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storytelling

3 Videos You Can Make (Without Being On Camera)

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Some people really hate the idea of being on camera. For people who don't crave the limelight, appearing on video can feel more like a prison spotlight.

Believe me, I hear you! I, too, don’t enjoy being on camera very much. Despite that, I’ll grin and bear it, hopping on Periscope (@SarahRedohl) most weeks for mini webinars and being a “face” for StoryLab when I need to be.

But for a lot of video newbies, the idea of appearing on camera is enough to make them never try video at all. And I think this is the wrong way to approach things.

Yes, it’s super easy to shoot a Twitter video reply, hop on Periscope or shoot a “talking head” expert video. But there are other ways to create video content without the need to put your face in it. Here are a few options.

'Hand-imated' videos

I don’t literally hand puppet videos, necessarily. I just mean a video in which your hands are the only cast members. These are just as easy—if not easier—as hoping on Periscope! All you need to do is have a concept. One brand that uses these types of videos a lot is Google.

Want to go behind the scenes at Google? Follow the adventures of #NatandLo → youtube.com/natandlo

Posted by Google on Thursday, July 23, 2015

Paper cut-out videos

They print out images (that of course they have the rights to use) and basically use them to illustrate a story, like this one above.

Other times, they’ll just write out a story on a white board or a piece of paper:

White board videos

To shoot a video like this, all you need is to write out your storyboard and decide the best way to tell the story. Prepare your materials, set up your camera facing directly down on your “stage” and record your story and voiceover on your Smartphone. Of course I suggest using a microphone if you have one available (even if its just the mic on your earbuds).

Since you want to keep your videos short anyway (about a minute or so), it will be really easy for you to repeat your video a handful of times and choose the best take.

The act of just doing the video a few times and choosing the best option will save you loads of time trying to edit everything together from bits and pieces of video clips.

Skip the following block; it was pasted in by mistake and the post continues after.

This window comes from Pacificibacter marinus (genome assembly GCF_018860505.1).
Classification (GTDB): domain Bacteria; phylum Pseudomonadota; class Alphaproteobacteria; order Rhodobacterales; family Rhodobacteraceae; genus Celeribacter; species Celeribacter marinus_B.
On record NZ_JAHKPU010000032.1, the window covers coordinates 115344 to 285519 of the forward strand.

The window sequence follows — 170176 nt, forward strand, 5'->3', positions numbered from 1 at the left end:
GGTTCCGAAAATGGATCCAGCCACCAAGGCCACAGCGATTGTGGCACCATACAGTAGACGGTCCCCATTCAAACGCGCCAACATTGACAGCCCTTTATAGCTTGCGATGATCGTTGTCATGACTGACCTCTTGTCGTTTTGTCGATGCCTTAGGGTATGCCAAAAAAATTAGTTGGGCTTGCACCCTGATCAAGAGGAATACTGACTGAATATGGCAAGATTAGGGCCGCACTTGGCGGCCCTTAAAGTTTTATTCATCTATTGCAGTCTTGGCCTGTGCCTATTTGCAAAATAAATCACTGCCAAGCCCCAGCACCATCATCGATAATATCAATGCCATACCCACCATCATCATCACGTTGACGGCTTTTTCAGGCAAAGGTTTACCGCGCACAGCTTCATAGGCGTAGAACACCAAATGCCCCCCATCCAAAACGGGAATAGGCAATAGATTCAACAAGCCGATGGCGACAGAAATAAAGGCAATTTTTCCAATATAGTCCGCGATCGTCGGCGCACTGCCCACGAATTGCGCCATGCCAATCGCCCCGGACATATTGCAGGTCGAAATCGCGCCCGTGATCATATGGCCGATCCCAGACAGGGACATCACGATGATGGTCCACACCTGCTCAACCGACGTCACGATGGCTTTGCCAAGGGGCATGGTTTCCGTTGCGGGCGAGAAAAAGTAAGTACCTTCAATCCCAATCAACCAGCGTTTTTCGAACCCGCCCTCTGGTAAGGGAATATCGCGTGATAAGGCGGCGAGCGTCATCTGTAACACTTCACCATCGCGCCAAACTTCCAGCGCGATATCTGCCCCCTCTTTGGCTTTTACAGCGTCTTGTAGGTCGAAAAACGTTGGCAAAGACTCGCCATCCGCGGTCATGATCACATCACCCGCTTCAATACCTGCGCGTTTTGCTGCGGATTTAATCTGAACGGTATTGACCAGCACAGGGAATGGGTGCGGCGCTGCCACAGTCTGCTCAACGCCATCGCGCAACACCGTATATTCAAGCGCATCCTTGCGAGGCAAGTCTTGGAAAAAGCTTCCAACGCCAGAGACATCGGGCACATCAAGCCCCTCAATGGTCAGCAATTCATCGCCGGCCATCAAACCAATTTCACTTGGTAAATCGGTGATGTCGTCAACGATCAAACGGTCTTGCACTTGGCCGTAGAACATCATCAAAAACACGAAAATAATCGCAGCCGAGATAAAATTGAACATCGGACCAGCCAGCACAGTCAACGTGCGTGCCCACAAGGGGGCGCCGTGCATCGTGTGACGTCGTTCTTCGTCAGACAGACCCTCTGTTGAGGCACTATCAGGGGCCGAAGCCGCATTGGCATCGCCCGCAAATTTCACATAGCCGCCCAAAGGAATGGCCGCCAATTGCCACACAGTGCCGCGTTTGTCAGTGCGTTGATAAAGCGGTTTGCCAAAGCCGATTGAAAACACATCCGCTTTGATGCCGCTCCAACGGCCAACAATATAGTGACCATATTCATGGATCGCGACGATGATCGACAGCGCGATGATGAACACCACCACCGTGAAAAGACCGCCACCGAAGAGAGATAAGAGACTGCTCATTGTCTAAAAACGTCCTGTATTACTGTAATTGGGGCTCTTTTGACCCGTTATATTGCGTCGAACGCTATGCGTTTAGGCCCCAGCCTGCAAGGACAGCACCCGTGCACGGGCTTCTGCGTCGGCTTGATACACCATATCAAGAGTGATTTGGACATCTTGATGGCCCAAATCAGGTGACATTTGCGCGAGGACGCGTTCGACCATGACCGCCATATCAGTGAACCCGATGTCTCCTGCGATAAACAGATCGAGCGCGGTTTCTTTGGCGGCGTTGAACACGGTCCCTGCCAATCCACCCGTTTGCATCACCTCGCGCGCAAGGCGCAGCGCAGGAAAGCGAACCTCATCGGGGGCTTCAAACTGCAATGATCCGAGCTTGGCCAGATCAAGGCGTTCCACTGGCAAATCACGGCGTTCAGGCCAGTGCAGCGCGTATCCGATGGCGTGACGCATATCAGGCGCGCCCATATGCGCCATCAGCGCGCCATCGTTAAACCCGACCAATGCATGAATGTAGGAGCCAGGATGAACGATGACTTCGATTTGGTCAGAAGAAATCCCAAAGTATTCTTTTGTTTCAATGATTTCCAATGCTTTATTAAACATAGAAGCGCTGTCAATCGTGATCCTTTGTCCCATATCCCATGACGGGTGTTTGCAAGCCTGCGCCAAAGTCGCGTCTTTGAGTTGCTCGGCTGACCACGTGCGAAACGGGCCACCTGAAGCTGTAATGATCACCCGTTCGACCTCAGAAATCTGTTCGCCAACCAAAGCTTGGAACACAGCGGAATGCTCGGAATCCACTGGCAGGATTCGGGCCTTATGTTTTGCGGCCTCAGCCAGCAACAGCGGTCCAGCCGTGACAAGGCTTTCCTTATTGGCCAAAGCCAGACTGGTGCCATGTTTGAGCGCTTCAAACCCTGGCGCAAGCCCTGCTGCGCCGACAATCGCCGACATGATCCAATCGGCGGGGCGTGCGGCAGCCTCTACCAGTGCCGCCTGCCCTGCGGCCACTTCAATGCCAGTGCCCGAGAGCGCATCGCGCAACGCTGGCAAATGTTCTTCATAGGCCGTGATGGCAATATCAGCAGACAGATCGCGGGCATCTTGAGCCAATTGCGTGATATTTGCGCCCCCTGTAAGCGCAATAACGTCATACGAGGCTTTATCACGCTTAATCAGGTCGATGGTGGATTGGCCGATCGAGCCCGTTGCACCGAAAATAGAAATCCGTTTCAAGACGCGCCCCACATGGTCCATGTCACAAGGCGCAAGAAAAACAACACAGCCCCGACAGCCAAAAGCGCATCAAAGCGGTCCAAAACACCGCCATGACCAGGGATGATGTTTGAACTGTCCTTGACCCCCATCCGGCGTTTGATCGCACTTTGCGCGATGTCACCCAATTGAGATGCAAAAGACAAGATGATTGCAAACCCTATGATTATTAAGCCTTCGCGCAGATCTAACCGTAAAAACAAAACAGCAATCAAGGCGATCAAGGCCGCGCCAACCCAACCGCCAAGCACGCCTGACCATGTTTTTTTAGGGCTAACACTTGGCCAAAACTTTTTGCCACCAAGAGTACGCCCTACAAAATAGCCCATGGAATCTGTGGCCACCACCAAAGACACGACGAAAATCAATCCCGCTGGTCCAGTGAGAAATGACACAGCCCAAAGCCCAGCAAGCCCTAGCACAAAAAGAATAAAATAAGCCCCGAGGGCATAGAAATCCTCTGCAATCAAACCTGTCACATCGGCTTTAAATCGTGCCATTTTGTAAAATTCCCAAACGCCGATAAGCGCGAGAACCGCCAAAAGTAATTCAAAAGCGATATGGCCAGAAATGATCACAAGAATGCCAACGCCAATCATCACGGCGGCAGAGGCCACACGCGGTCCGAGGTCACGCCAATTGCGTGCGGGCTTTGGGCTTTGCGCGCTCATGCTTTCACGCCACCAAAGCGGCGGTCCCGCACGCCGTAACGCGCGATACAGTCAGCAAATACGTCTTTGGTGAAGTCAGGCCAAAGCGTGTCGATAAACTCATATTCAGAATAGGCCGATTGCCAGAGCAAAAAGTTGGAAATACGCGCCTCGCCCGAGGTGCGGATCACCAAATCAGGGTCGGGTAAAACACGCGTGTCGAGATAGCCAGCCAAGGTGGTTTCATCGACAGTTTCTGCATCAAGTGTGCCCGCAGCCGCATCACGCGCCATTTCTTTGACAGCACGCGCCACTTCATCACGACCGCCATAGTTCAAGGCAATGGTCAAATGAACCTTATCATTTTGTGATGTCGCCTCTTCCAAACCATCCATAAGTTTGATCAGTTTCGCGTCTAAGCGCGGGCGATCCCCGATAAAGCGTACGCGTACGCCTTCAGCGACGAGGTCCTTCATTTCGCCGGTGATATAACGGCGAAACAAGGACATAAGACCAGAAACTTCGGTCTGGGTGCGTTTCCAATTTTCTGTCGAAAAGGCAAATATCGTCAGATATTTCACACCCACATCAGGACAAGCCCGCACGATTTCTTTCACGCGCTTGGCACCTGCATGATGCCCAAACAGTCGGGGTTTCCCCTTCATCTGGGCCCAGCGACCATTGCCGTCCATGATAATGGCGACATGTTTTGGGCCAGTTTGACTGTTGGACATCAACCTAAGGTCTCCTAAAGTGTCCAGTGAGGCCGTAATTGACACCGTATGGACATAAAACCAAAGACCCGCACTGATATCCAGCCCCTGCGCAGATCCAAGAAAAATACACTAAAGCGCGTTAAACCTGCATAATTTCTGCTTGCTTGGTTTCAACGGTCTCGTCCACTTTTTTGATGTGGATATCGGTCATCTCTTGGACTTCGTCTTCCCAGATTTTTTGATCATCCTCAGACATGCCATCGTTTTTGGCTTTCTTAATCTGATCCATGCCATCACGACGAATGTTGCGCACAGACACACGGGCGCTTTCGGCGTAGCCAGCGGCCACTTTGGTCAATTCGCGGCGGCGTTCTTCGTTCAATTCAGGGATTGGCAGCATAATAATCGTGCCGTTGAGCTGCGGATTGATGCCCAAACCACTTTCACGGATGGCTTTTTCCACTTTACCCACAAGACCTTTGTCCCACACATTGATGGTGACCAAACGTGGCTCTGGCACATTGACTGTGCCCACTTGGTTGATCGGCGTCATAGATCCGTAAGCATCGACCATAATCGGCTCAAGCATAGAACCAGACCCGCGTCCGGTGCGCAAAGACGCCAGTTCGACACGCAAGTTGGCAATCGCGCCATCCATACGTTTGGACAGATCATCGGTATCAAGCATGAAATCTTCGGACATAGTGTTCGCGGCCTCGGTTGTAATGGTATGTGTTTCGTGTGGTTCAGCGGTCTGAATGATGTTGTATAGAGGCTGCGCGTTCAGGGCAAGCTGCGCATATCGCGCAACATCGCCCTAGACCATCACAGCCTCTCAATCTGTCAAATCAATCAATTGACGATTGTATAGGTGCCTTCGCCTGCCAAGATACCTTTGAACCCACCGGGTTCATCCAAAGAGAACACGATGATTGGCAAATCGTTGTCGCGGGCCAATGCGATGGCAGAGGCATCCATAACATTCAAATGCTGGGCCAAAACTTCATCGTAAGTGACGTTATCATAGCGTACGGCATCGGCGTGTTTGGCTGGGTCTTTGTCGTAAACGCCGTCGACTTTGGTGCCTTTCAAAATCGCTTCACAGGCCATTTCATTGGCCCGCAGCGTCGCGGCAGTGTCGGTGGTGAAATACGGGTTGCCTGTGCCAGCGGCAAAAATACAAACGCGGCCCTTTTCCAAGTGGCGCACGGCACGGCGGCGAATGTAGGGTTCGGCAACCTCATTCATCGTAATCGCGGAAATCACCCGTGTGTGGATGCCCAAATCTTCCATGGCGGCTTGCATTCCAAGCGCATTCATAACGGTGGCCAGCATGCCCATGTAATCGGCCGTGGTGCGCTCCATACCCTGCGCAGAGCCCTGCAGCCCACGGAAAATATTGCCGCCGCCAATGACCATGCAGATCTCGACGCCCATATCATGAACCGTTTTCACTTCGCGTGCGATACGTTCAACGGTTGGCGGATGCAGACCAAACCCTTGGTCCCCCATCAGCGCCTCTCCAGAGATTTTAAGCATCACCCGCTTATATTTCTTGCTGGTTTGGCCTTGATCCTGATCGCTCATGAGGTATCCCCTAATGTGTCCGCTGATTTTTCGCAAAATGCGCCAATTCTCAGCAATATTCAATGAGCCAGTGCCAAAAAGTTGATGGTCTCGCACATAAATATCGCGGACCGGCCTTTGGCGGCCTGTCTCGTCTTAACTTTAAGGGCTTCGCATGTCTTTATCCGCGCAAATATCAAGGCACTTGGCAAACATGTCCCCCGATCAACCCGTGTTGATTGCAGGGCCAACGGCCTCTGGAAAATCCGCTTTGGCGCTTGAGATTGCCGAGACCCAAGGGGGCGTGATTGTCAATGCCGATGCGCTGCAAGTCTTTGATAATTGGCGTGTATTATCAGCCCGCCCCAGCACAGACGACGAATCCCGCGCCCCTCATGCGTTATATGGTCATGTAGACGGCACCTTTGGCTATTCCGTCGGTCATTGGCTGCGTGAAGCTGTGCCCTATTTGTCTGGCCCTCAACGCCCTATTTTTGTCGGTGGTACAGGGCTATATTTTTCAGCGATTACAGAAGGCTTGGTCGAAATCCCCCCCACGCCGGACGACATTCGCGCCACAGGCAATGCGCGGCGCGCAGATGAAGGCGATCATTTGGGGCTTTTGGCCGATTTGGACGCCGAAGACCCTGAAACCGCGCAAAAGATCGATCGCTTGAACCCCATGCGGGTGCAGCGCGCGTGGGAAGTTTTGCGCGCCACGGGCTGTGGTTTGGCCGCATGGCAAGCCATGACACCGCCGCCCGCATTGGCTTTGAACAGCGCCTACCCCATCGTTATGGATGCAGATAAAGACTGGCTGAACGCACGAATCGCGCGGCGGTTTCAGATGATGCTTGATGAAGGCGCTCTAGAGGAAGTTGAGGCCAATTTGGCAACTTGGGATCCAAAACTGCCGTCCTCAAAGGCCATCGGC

Estimated time, from story concept to clicking ‘Share’: 30 minutes

Animated videos

These videos require NO filming. None. You can create one with nothing more than a story to tell.

There are also all sorts of resources that make production super easy for people who’ve never created an animated video before in their lives.

GoAnimate

(Or PowToon, Moovly, or Animaker)

Probably the most well known video animation option is GoAnimate. Using the service is exceptionally easy.

You can add text, icons and charts to illustrate your point without ever picking up a camera and clicking ‘record.’ The GoAnimate library comes with a handful of pre-built templates, customization options, and thousands of icons, so you can really make each video your own.

They offer a 14-day free trial to the service to see if it works for the types of videos you want to create. After the two-week trial, GoAnimate costs $39 per month, but if that’s too steep for you, there are a ton of other options.

PowToon is a free option, but there’s also cheaper options like Animaker and Moovly. I’ve used GoAnimate and PowToon, and while I like GoAnimate’s interface better, I do think $39 for the benefit of a prettier interface is a little much.

The best option? Create one animated video in each before you decide which star to hitch your wagon to. If, after it all, you don’t choose a favorite, you’ll still end up with four animated videos to start sharing!

Adobe Voice

This is a super sweet app you can use to create animated videos on the go. Although the amount of information you can put on one video slide is limited, the interface is so easy to use it’s perfect for beginners. It’s so easy most people may not even need to write a storyboard before getting started on production.